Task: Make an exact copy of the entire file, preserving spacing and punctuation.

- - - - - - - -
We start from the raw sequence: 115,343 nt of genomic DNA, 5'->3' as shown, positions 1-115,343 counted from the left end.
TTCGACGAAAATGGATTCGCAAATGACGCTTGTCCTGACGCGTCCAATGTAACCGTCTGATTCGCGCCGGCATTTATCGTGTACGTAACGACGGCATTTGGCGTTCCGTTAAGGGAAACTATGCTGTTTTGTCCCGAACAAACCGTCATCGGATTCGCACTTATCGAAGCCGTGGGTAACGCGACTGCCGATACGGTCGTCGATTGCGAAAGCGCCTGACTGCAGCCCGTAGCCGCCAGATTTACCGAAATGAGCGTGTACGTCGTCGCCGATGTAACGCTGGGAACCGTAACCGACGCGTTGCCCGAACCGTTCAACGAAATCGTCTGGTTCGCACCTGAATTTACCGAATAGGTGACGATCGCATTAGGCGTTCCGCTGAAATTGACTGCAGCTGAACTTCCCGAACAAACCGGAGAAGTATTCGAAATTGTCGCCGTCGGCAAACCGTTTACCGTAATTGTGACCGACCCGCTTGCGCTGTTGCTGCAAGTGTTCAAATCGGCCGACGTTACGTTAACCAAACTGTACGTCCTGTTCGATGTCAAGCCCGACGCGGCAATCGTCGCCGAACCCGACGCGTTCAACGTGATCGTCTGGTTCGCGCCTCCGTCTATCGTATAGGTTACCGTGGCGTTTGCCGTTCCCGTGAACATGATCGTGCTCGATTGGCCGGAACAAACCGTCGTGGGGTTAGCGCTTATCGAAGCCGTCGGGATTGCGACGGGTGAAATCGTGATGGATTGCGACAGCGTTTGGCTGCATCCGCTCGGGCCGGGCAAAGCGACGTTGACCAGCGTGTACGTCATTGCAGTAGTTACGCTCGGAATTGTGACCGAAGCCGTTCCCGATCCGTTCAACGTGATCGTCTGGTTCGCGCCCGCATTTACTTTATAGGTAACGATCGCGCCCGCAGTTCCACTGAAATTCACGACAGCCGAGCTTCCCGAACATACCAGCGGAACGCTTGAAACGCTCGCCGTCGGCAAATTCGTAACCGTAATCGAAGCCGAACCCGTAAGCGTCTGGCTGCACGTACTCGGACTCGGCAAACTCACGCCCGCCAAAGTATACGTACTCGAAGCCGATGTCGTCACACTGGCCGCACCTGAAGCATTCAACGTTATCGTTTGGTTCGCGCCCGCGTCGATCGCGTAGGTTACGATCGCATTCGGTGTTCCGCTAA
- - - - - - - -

We start from the raw sequence: 115,343 nt of genomic DNA, 5'->3' as shown, positions 1-115,343 counted from the left end.
TTCGACGAAAATGGATTCGCAAATGACGCTTGTCCTGACGCGTCCAATGTAACCGTCTGATTCGCGCCGGCATTTATCGTGTACGTAACGACGGCATTTGGCGTTCCGTTAAGGGAAACTATGCTGTTTTGTCCCGAACAAACCGTCATCGGATTCGCACTTATCGAAGCCGTGGGTAACGCGACTGCCGATACGGTCGTCGATTGCGAAAGCGCCTGACTGCAGCCCGTAGCCGCCAGATTTACCGAAATGAGCGTGTACGTCGTCGCCGATGTAACGCTGGGAACCGTAACCGACGCGTTGCCCGAACCGTTCAACGAAATCGTCTGGTTCGCACCTGAATTTACCGAATAGGTGACGATCGCATTAGGCGTTCCGCTGAAATTGACTGCAGCTGAACTTCCCGAACAAACCGGAGAAGTATTCGAAATTGTCGCCGTCGGCAAACCGTTTACCGTAATTGTGACCGACCCGCTTGCGCTGTTGCTGCAAGTGTTCAAATCGGCCGACGTTACGTTAACCAAACTGTACGTCCTGTTCGATGTCAAGCCCGACGCGGCAATCGTCGCCGAACCCGACGCGTTCAACGTGATCGTCTGGTTCGCGCCTCCGTCTATCGTATAGGTTACCGTGGCGTTTGCCGTTCCCGTGAACATGATCGTGCTCGATTGGCCGGAACAAACCGTCGTGGGGTTAGCGCTTATCGAAGCCGTCGGGATTGCGACGGGTGAAATCGTGATGGATTGCGACAGCGTTTGGCTGCATCCGCTCGGGCCGGGCAAAGCGACGTTGACCAGCGTGTACGTCATTGCAGTAGTTACGCTCGGAATTGTGACCGAAGCCGTTCCCGATCCGTTCAACGTGATCGTCTGGTTCGCGCCCGCATTTACTTTATAGGTAACGATCGCGCCCGCAGTTCCACTGAAATTCACGACAGCCGAGCTTCCCGAACATACCAGCGGAACGCTTGAAACGCTCGCCGTCGGCAAATTCGTAACCGTAATCGAAGCCGAACCCGTAAGCGTCTGGCTGCACGTACTCGGACTCGGCAAACTCACGCCCGCCAAAGTATACGTACTCGAAGCCGATGTCGTCACACTGGCCGCACCTGAAGCATTCAACGTTATCGTTTGGTTCGCGCCCGCGTCGATCGCGTAGGTTACGATCGCATTCGGTGTTCCGCTAA